Can we predict our next U.S. president?

In the last few elections, polling and media coverage has given many candidates a false sense of security going into elections. Many presidential elections have been lost when the Electoral College has decided a new President who was not elected by majority vote. Lately, handicappers in Las Vegas have been more accurate in their predictions than those in Washington, D.C. One indicator seems to have stood the test of time. As shown below, in 20 of the last 23 elections, if the stock market was up during the previous three months the incumbent party won the White House. If the stock market was down the opposing party won.

Should we eliminate the Electoral College?

Two of the last five elections have been decided not by the popular vote but by the Electoral College. The majority of voters did not elect George Bush or Donald Trump for their first terms. This has led many to lobby for the elimination of what they feel is an outmoded system. Our founding fathers established this system for a reason, however. They established the legislative branch to appeal to the majority of the U.S. population in the House of Representatives where states with a larger population have more votes. They also wanted to make sure that more rural States without large populations were not without representation. The smaller states can find their voice in the Senate. The Electoral College is designed to work the same way. Eliminating the Electoral College would be akin to eliminating the Senate and would leave the smaller states without a voice. It would encourage politicians to ignore wide swaths of the country; Elitism with power going to the large population centers.

Recently Albert Mohler stated, “Our constitutional system is a Democratic Republic, and it is so for a very good reason. And that is: Those who were the framers of the American experiment in representative democracy understood that democracy has to be protected from mob rule and, furthermore, it has to be protected from moments of emotional intensity in which something less than calm reason could prevail. The requirement in terms of amending the Constitution ensures that deliberative reason and long debate would be necessary. And that’s one of the reasons why we need to understand that even if the focus is currently on the Electoral College, the background to this is the genius of the framers of the American Constitution and the enduring authority of that written document. Flawed? Yes. Historically old? Yes, and increasingly so. But essential to our understanding of how democracy in representative government is to be protected? Absolutely.”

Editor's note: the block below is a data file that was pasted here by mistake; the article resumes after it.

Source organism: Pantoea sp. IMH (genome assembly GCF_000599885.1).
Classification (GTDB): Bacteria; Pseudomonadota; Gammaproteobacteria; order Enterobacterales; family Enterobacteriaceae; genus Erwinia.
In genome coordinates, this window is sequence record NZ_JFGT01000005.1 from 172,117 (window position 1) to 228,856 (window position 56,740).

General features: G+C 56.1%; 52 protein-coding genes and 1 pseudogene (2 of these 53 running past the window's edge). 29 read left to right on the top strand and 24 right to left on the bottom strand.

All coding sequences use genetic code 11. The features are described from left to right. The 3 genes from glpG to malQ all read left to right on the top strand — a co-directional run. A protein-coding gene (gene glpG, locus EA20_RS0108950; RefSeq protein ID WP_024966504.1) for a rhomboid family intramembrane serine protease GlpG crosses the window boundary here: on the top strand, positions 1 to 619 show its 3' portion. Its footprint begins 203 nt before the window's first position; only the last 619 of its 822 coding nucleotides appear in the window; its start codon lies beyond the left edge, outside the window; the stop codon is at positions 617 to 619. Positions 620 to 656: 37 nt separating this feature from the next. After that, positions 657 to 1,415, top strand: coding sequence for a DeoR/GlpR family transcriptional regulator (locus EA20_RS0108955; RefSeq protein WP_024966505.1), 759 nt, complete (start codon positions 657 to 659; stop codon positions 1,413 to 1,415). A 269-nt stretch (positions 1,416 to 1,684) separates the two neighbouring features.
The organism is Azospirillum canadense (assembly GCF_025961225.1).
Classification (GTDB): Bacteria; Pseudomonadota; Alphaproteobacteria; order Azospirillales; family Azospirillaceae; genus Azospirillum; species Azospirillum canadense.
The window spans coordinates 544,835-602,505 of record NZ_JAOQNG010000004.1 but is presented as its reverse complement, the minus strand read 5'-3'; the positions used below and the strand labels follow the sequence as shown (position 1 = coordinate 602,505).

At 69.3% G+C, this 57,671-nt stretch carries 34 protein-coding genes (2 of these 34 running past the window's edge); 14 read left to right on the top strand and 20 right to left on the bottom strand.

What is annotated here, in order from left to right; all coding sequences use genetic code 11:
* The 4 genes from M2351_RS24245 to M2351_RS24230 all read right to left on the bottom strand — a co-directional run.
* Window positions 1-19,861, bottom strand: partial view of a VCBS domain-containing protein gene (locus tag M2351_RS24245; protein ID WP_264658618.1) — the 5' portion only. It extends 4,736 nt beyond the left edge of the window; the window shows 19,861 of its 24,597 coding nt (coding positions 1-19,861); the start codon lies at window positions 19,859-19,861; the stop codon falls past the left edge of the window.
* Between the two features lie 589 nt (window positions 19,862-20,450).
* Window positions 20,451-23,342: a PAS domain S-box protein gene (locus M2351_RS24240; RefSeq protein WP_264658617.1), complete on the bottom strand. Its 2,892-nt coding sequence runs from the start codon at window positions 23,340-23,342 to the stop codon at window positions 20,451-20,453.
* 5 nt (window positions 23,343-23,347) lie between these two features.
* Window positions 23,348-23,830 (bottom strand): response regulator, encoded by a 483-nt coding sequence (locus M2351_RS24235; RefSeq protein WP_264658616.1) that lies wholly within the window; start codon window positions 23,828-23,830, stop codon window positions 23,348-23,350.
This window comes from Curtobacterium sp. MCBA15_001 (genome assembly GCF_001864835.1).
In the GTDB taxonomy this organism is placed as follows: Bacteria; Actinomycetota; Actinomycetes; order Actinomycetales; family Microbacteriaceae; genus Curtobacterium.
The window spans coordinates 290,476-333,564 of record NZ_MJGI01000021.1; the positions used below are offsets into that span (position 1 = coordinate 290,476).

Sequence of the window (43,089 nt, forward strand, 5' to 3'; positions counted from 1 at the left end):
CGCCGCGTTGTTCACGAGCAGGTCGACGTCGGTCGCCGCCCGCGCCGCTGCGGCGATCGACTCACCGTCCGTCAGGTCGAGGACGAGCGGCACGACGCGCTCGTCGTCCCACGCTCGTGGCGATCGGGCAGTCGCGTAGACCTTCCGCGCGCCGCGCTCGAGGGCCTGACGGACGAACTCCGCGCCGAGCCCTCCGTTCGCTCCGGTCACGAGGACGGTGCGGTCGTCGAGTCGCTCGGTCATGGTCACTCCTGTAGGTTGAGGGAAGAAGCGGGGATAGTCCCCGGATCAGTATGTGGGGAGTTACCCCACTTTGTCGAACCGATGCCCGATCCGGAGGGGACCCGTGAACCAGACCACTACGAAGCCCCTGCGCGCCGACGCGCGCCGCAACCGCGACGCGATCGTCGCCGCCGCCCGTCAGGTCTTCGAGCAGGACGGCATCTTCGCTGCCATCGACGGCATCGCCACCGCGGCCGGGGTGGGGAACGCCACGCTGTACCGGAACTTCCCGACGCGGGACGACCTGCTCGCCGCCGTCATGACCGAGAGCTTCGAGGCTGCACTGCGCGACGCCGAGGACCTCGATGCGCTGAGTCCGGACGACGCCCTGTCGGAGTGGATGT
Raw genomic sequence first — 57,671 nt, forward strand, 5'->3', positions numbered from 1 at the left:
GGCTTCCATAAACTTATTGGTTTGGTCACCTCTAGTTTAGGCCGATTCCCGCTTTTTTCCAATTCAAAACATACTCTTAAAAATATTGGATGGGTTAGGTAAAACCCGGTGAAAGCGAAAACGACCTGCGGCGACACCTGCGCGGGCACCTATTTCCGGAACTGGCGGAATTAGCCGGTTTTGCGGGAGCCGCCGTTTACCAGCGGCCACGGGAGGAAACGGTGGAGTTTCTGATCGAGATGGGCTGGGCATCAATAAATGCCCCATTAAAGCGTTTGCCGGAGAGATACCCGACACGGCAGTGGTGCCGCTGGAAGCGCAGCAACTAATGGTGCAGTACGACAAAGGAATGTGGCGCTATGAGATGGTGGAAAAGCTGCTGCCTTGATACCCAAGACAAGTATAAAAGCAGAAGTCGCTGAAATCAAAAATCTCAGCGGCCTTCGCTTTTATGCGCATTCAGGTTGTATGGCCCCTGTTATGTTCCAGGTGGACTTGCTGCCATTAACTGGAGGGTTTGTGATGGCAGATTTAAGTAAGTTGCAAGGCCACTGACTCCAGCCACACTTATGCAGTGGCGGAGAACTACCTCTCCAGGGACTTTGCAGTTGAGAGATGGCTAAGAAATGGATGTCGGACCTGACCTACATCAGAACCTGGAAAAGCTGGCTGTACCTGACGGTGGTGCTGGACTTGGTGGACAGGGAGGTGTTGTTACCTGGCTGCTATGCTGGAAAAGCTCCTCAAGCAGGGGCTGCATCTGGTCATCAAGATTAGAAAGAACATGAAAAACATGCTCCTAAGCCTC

For more commentary on the 2020 Election and stock market impacts, please tune into our channel on YouTube by clicking here.

Joe D. Franklin, CFP is Founder and President of Franklin Wealth Management, and CEO of Innovative Advisory Partners, a registered investment advisory firm in Hixson, Tennessee. A 20+year industry veteran, he contributes guest articles for Money Magazine and authors the Franklin Backstage Pass blog. Joe has also been featured in the Wall Street Journal, Kiplinger’s Magazine, USA Today and other publications.